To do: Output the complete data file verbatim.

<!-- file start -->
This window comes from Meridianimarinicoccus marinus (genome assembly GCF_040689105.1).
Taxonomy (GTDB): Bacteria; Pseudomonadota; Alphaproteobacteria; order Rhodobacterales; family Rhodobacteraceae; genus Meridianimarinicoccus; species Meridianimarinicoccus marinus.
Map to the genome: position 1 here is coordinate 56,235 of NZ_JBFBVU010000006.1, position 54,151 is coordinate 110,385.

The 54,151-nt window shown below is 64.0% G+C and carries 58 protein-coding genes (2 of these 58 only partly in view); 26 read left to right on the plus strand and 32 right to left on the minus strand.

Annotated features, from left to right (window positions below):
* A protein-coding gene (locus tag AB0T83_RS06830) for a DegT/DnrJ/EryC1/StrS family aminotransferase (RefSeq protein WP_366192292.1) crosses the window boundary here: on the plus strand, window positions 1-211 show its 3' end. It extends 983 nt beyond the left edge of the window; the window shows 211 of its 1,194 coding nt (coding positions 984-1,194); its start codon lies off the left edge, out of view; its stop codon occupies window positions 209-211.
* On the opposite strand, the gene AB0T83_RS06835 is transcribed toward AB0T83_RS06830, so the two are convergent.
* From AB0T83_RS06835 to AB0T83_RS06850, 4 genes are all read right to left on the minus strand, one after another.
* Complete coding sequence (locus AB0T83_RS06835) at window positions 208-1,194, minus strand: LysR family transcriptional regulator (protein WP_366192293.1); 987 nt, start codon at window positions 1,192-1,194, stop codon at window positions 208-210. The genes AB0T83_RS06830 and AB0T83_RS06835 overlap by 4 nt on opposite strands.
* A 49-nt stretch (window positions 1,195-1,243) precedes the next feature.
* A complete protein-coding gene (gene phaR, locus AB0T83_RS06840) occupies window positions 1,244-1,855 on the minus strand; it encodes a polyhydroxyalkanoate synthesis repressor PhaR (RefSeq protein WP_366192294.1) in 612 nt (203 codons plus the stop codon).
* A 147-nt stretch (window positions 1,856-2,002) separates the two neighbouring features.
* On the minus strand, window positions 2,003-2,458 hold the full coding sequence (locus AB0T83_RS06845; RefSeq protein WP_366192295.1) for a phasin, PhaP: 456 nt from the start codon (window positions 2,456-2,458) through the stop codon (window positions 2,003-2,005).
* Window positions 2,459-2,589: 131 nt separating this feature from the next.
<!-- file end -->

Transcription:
This window comes from Meridianimarinicoccus marinus (genome assembly GCF_040689105.1).
Taxonomy (GTDB): Bacteria; Pseudomonadota; Alphaproteobacteria; order Rhodobacterales; family Rhodobacteraceae; genus Meridianimarinicoccus; species Meridianimarinicoccus marinus.
Map to the genome: position 1 here is coordinate 56,235 of NZ_JBFBVU010000006.1, position 54,151 is coordinate 110,385.

The 54,151-nt window shown below is 64.0% G+C and carries 58 protein-coding genes (2 of these 58 only partly in view); 26 read left to right on the plus strand and 32 right to left on the minus strand.

Annotated features, from left to right (window positions below):
* A protein-coding gene (locus tag AB0T83_RS06830) for a DegT/DnrJ/EryC1/StrS family aminotransferase (RefSeq protein WP_366192292.1) crosses the window boundary here: on the plus strand, window positions 1-211 show its 3' end. It extends 983 nt beyond the left edge of the window; the window shows 211 of its 1,194 coding nt (coding positions 984-1,194); its start codon lies off the left edge, out of view; its stop codon occupies window positions 209-211.
* On the opposite strand, the gene AB0T83_RS06835 is transcribed toward AB0T83_RS06830, so the two are convergent.
* From AB0T83_RS06835 to AB0T83_RS06850, 4 genes are all read right to left on the minus strand, one after another.
* Complete coding sequence (locus AB0T83_RS06835) at window positions 208-1,194, minus strand: LysR family transcriptional regulator (protein WP_366192293.1); 987 nt, start codon at window positions 1,192-1,194, stop codon at window positions 208-210. The genes AB0T83_RS06830 and AB0T83_RS06835 overlap by 4 nt on opposite strands.
* A 49-nt stretch (window positions 1,195-1,243) precedes the next feature.
* A complete protein-coding gene (gene phaR, locus AB0T83_RS06840) occupies window positions 1,244-1,855 on the minus strand; it encodes a polyhydroxyalkanoate synthesis repressor PhaR (RefSeq protein WP_366192294.1) in 612 nt (203 codons plus the stop codon).
* A 147-nt stretch (window positions 1,856-2,002) separates the two neighbouring features.
* On the minus strand, window positions 2,003-2,458 hold the full coding sequence (locus AB0T83_RS06845; RefSeq protein WP_366192295.1) for a phasin, PhaP: 456 nt from the start codon (window positions 2,456-2,458) through the stop codon (window positions 2,003-2,005).
* Window positions 2,459-2,589: 131 nt separating this feature from the next.